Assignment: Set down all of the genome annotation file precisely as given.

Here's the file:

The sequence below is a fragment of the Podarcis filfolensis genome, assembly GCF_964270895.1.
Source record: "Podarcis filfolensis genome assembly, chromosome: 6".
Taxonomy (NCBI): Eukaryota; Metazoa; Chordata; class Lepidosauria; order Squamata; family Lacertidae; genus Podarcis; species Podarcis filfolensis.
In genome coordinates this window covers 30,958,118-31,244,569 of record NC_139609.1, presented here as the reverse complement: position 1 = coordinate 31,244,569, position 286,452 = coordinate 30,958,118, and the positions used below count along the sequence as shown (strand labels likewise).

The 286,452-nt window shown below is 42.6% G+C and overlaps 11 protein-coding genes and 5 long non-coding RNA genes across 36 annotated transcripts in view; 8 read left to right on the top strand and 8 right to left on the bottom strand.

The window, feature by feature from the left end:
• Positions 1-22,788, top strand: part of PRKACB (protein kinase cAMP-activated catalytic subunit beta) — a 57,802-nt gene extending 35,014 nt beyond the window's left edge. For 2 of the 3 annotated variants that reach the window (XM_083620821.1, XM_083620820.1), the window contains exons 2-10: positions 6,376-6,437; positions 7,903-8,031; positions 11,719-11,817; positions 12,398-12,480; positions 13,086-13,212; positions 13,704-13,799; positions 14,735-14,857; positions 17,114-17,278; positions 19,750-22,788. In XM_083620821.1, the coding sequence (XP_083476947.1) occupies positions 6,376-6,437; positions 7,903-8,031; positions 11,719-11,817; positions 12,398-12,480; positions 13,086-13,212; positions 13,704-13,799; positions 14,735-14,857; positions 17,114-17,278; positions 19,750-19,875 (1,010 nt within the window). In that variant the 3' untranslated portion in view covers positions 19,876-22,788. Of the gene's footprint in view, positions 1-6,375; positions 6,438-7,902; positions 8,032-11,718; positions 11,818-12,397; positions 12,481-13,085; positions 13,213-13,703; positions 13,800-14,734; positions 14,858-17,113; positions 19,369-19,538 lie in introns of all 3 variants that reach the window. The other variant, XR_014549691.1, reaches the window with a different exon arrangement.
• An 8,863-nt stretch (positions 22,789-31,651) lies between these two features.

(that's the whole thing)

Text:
The sequence below is a fragment of the Podarcis filfolensis genome, assembly GCF_964270895.1.
Source record: "Podarcis filfolensis genome assembly, chromosome: 6".
Taxonomy (NCBI): Eukaryota; Metazoa; Chordata; class Lepidosauria; order Squamata; family Lacertidae; genus Podarcis; species Podarcis filfolensis.
In genome coordinates this window covers 30,958,118-31,244,569 of record NC_139609.1, presented here as the reverse complement: position 1 = coordinate 31,244,569, position 286,452 = coordinate 30,958,118, and the positions used below count along the sequence as shown (strand labels likewise).

The 286,452-nt window shown below is 42.6% G+C and overlaps 11 protein-coding genes and 5 long non-coding RNA genes across 36 annotated transcripts in view; 8 read left to right on the top strand and 8 right to left on the bottom strand.

The window, feature by feature from the left end:
• Positions 1-22,788, top strand: part of PRKACB (protein kinase cAMP-activated catalytic subunit beta) — a 57,802-nt gene extending 35,014 nt beyond the window's left edge. For 2 of the 3 annotated variants that reach the window (XM_083620821.1, XM_083620820.1), the window contains exons 2-10: positions 6,376-6,437; positions 7,903-8,031; positions 11,719-11,817; positions 12,398-12,480; positions 13,086-13,212; positions 13,704-13,799; positions 14,735-14,857; positions 17,114-17,278; positions 19,750-22,788. In XM_083620821.1, the coding sequence (XP_083476947.1) occupies positions 6,376-6,437; positions 7,903-8,031; positions 11,719-11,817; positions 12,398-12,480; positions 13,086-13,212; positions 13,704-13,799; positions 14,735-14,857; positions 17,114-17,278; positions 19,750-19,875 (1,010 nt within the window). In that variant the 3' untranslated portion in view covers positions 19,876-22,788. Of the gene's footprint in view, positions 1-6,375; positions 6,438-7,902; positions 8,032-11,718; positions 11,818-12,397; positions 12,481-13,085; positions 13,213-13,703; positions 13,800-14,734; positions 14,858-17,113; positions 19,369-19,538 lie in introns of all 3 variants that reach the window. The other variant, XR_014549691.1, reaches the window with a different exon arrangement.
• An 8,863-nt stretch (positions 22,789-31,651) lies between these two features.